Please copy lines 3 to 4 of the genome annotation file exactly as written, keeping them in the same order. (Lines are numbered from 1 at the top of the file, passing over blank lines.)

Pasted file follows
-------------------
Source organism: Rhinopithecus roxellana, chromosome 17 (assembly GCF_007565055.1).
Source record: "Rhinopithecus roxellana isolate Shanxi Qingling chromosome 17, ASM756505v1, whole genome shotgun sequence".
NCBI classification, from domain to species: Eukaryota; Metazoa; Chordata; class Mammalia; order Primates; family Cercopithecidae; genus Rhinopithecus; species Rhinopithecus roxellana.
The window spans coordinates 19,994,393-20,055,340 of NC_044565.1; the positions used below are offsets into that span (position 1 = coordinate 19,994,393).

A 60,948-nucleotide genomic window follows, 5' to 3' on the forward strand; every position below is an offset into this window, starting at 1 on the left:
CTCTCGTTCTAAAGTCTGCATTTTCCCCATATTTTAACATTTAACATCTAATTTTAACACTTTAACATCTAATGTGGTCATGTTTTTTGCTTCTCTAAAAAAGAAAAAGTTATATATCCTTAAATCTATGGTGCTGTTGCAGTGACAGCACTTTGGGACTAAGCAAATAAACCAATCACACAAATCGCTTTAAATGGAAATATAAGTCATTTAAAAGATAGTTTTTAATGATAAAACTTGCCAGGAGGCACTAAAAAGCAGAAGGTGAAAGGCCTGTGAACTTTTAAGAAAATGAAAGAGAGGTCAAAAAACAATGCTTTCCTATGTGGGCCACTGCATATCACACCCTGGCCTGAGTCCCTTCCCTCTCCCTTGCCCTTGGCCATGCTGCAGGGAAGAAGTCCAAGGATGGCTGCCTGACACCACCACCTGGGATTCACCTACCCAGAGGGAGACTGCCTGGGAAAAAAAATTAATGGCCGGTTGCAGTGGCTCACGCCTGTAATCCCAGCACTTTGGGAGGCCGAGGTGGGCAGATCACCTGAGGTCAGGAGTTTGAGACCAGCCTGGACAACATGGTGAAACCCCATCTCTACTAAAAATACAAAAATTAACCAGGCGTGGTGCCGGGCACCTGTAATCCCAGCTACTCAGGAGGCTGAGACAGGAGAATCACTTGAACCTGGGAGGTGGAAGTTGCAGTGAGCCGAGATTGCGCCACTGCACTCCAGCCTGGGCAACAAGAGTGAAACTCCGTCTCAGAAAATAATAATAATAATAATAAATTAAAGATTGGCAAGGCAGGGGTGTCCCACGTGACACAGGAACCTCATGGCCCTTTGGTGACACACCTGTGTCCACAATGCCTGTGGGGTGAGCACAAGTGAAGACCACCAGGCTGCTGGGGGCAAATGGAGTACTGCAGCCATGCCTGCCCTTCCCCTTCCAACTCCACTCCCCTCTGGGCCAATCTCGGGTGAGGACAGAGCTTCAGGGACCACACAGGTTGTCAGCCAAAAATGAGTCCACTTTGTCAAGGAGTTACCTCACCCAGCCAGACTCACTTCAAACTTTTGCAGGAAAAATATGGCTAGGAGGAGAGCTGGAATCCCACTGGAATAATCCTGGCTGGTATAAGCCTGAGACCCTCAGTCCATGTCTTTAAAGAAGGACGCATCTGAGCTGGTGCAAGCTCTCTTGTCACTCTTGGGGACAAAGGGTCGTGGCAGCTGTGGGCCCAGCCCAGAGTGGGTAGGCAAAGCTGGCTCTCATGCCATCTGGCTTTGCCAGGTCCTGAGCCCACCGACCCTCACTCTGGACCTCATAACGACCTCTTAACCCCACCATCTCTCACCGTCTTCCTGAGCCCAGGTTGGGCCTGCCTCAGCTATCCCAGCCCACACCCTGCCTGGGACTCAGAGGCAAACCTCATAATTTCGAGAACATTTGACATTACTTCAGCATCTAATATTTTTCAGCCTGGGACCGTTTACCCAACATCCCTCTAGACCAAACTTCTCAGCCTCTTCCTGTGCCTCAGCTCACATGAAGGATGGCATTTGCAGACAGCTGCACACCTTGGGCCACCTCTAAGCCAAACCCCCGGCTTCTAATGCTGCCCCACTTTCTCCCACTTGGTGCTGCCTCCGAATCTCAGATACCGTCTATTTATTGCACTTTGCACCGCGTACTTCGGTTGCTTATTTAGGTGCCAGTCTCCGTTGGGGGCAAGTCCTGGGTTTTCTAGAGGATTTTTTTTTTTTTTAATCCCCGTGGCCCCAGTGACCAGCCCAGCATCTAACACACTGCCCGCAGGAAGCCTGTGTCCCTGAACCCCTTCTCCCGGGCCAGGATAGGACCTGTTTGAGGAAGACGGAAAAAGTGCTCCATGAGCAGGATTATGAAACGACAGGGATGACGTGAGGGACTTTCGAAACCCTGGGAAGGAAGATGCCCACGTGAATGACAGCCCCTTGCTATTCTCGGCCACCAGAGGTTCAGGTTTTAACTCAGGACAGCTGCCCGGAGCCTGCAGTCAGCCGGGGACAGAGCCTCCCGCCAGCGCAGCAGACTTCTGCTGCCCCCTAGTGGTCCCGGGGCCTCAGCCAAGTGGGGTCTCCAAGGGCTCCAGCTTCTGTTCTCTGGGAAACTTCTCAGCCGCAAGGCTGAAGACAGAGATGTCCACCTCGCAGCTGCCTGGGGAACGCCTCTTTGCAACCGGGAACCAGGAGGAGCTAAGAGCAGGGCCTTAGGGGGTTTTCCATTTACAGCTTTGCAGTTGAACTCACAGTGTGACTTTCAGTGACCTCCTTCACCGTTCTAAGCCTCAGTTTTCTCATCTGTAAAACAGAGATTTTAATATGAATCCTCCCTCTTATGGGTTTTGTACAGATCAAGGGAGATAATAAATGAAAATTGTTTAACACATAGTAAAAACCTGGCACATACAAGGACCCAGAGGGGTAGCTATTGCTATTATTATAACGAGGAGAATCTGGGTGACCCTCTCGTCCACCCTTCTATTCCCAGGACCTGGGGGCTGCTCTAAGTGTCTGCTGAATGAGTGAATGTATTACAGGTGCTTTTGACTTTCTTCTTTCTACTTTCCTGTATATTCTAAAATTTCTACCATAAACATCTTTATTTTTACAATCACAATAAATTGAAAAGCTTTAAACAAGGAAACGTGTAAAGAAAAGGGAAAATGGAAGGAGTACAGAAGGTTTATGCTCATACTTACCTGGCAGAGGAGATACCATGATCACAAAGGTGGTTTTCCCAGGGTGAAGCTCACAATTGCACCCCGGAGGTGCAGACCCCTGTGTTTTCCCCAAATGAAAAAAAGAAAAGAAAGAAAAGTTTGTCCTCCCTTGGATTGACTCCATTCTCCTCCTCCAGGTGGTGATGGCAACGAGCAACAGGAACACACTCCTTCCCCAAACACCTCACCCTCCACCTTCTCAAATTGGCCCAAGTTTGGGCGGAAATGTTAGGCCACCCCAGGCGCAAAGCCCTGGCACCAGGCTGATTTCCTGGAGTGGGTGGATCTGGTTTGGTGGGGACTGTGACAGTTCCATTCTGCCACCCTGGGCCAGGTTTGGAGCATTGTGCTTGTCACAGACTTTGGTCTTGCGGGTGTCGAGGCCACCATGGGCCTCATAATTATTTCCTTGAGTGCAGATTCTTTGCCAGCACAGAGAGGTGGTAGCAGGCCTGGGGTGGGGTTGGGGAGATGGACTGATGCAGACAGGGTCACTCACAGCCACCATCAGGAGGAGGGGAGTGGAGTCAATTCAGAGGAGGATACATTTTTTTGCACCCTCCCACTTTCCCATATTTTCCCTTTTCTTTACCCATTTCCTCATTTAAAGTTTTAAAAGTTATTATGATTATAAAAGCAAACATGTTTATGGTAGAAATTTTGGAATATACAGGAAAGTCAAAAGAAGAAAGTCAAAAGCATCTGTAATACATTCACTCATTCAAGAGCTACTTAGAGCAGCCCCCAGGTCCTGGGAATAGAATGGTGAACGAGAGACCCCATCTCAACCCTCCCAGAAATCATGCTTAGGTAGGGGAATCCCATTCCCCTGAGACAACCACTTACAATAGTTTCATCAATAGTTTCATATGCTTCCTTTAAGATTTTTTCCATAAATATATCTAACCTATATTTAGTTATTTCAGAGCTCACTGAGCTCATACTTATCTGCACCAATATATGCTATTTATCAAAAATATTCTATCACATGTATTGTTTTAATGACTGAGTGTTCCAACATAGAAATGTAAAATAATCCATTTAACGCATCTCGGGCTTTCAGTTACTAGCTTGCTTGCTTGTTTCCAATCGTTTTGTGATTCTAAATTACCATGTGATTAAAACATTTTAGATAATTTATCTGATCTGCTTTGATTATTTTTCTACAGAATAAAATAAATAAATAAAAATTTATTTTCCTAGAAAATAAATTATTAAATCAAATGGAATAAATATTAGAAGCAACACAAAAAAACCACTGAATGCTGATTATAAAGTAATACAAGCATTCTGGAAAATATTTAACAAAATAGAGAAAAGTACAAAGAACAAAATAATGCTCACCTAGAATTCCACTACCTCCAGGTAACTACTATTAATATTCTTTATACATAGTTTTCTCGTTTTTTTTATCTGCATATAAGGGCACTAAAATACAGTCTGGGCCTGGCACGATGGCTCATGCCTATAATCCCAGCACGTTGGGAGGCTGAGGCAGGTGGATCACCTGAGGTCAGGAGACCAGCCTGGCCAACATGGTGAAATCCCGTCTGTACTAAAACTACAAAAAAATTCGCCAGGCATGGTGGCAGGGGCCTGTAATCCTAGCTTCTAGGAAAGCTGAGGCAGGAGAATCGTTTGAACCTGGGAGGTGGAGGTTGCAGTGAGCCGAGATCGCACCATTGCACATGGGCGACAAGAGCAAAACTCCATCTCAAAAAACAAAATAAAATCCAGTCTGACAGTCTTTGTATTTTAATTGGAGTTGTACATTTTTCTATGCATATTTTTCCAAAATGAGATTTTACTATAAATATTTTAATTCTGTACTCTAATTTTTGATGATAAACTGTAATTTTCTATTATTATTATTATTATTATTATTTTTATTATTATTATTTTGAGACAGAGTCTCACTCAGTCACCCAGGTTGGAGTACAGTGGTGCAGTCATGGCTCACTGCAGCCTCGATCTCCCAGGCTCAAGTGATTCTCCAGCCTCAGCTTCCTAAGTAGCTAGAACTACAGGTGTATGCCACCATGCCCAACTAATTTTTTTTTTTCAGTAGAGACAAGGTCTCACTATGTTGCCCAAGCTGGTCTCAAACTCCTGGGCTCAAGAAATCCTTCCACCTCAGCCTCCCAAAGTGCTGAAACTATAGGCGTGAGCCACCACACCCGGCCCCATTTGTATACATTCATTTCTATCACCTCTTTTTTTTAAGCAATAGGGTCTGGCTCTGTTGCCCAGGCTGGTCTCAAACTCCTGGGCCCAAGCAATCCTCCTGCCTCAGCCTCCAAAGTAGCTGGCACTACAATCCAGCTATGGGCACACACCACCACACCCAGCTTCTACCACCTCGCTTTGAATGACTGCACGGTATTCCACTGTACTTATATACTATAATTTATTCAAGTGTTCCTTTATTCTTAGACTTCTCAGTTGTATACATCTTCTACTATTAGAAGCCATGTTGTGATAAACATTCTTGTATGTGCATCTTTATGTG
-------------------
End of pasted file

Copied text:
NCBI classification, from domain to species: Eukaryota; Metazoa; Chordata; class Mammalia; order Primates; family Cercopithecidae; genus Rhinopithecus; species Rhinopithecus roxellana.
The window spans coordinates 19,994,393-20,055,340 of NC_044565.1; the positions used below are offsets into that span (position 1 = coordinate 19,994,393).